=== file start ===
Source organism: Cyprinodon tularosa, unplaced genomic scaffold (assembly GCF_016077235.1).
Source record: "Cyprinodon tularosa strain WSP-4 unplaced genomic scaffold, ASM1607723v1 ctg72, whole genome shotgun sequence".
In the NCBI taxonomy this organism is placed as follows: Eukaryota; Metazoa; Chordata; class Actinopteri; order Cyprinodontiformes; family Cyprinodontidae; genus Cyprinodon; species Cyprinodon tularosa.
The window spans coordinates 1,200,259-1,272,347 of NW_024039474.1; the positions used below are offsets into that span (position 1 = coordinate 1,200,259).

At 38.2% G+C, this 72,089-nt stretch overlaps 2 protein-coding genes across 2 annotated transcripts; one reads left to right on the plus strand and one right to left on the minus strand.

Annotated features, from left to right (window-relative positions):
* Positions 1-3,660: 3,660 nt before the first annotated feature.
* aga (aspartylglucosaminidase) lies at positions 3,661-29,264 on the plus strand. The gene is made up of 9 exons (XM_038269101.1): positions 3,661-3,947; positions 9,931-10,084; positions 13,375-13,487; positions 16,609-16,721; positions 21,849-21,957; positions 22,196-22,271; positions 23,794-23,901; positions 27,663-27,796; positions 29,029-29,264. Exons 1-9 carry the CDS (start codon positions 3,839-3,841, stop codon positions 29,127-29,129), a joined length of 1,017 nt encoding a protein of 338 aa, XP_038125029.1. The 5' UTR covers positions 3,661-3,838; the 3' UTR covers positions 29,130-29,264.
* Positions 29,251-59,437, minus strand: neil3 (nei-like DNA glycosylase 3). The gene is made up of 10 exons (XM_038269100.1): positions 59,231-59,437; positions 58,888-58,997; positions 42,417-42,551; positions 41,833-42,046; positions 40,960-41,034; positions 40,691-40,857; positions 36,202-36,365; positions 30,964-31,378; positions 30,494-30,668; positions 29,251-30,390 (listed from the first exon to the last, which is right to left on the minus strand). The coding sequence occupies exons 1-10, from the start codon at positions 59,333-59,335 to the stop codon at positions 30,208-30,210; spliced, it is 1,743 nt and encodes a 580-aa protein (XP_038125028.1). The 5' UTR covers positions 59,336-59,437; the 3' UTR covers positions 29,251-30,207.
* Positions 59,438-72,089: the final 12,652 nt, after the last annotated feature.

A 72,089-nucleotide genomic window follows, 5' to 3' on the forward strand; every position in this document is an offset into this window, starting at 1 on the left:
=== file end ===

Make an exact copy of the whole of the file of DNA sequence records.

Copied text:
Source organism: Cyprinodon tularosa, unplaced genomic scaffold (assembly GCF_016077235.1).
Source record: "Cyprinodon tularosa strain WSP-4 unplaced genomic scaffold, ASM1607723v1 ctg72, whole genome shotgun sequence".
In the NCBI taxonomy this organism is placed as follows: Eukaryota; Metazoa; Chordata; class Actinopteri; order Cyprinodontiformes; family Cyprinodontidae; genus Cyprinodon; species Cyprinodon tularosa.
The window spans coordinates 1,200,259-1,272,347 of NW_024039474.1; the positions used below are offsets into that span (position 1 = coordinate 1,200,259).

At 38.2% G+C, this 72,089-nt stretch overlaps 2 protein-coding genes across 2 annotated transcripts; one reads left to right on the plus strand and one right to left on the minus strand.

Annotated features, from left to right (window-relative positions):
* Positions 1-3,660: 3,660 nt before the first annotated feature.
* aga (aspartylglucosaminidase) lies at positions 3,661-29,264 on the plus strand. The gene is made up of 9 exons (XM_038269101.1): positions 3,661-3,947; positions 9,931-10,084; positions 13,375-13,487; positions 16,609-16,721; positions 21,849-21,957; positions 22,196-22,271; positions 23,794-23,901; positions 27,663-27,796; positions 29,029-29,264. Exons 1-9 carry the CDS (start codon positions 3,839-3,841, stop codon positions 29,127-29,129), a joined length of 1,017 nt encoding a protein of 338 aa, XP_038125029.1. The 5' UTR covers positions 3,661-3,838; the 3' UTR covers positions 29,130-29,264.
* Positions 29,251-59,437, minus strand: neil3 (nei-like DNA glycosylase 3). The gene is made up of 10 exons (XM_038269100.1): positions 59,231-59,437; positions 58,888-58,997; positions 42,417-42,551; positions 41,833-42,046; positions 40,960-41,034; positions 40,691-40,857; positions 36,202-36,365; positions 30,964-31,378; positions 30,494-30,668; positions 29,251-30,390 (listed from the first exon to the last, which is right to left on the minus strand). The coding sequence occupies exons 1-10, from the start codon at positions 59,333-59,335 to the stop codon at positions 30,208-30,210; spliced, it is 1,743 nt and encodes a 580-aa protein (XP_038125028.1). The 5' UTR covers positions 59,336-59,437; the 3' UTR covers positions 29,251-30,207.
* Positions 59,438-72,089: the final 12,652 nt, after the last annotated feature.

A 72,089-nucleotide genomic window follows, 5' to 3' on the forward strand; every position in this document is an offset into this window, starting at 1 on the left: